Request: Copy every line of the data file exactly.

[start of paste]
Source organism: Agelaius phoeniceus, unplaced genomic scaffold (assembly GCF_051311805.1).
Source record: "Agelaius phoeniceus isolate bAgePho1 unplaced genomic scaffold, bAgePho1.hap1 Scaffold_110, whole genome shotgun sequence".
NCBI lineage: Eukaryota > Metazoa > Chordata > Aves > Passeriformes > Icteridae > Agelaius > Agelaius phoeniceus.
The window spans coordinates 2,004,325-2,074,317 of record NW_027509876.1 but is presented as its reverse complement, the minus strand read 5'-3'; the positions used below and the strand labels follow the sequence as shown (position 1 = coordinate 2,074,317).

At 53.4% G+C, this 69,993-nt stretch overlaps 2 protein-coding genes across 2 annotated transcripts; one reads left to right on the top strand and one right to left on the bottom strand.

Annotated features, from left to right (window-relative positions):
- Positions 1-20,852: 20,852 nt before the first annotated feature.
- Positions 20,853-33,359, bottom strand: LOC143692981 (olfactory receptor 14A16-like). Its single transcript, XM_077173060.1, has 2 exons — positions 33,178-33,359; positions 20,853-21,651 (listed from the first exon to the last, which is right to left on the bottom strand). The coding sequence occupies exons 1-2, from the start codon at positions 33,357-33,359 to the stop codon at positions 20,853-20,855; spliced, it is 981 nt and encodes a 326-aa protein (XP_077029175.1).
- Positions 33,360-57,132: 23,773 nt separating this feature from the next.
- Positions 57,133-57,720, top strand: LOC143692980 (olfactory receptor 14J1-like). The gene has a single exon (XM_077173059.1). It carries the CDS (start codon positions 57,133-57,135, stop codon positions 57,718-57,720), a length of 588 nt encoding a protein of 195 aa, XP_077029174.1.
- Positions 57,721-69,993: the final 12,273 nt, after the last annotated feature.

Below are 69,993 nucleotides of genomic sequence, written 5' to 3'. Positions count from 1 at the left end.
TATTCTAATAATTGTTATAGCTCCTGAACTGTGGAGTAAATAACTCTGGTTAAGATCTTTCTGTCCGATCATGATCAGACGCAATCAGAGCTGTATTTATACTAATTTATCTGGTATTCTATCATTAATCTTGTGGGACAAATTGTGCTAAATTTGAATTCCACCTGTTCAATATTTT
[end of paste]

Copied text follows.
Source organism: Agelaius phoeniceus, unplaced genomic scaffold (assembly GCF_051311805.1).
Source record: "Agelaius phoeniceus isolate bAgePho1 unplaced genomic scaffold, bAgePho1.hap1 Scaffold_110, whole genome shotgun sequence".
NCBI lineage: Eukaryota > Metazoa > Chordata > Aves > Passeriformes > Icteridae > Agelaius > Agelaius phoeniceus.
The window spans coordinates 2,004,325-2,074,317 of record NW_027509876.1 but is presented as its reverse complement, the minus strand read 5'-3'; the positions used below and the strand labels follow the sequence as shown (position 1 = coordinate 2,074,317).

At 53.4% G+C, this 69,993-nt stretch overlaps 2 protein-coding genes across 2 annotated transcripts; one reads left to right on the top strand and one right to left on the bottom strand.

Annotated features, from left to right (window-relative positions):
- Positions 1-20,852: 20,852 nt before the first annotated feature.
- Positions 20,853-33,359, bottom strand: LOC143692981 (olfactory receptor 14A16-like). Its single transcript, XM_077173060.1, has 2 exons — positions 33,178-33,359; positions 20,853-21,651 (listed from the first exon to the last, which is right to left on the bottom strand). The coding sequence occupies exons 1-2, from the start codon at positions 33,357-33,359 to the stop codon at positions 20,853-20,855; spliced, it is 981 nt and encodes a 326-aa protein (XP_077029175.1).
- Positions 33,360-57,132: 23,773 nt separating this feature from the next.
- Positions 57,133-57,720, top strand: LOC143692980 (olfactory receptor 14J1-like). The gene has a single exon (XM_077173059.1). It carries the CDS (start codon positions 57,133-57,135, stop codon positions 57,718-57,720), a length of 588 nt encoding a protein of 195 aa, XP_077029174.1.
- Positions 57,721-69,993: the final 12,273 nt, after the last annotated feature.

Below are 69,993 nucleotides of genomic sequence, written 5' to 3'. Positions count from 1 at the left end.
TATTCTAATAATTGTTATAGCTCCTGAACTGTGGAGTAAATAACTCTGGTTAAGATCTTTCTGTCCGATCATGATCAGACGCAATCAGAGCTGTATTTATACTAATTTATCTGGTATTCTATCATTAATCTTGTGGGACAAATTGTGCTAAATTTGAATTCCACCTGTTCAATATTTT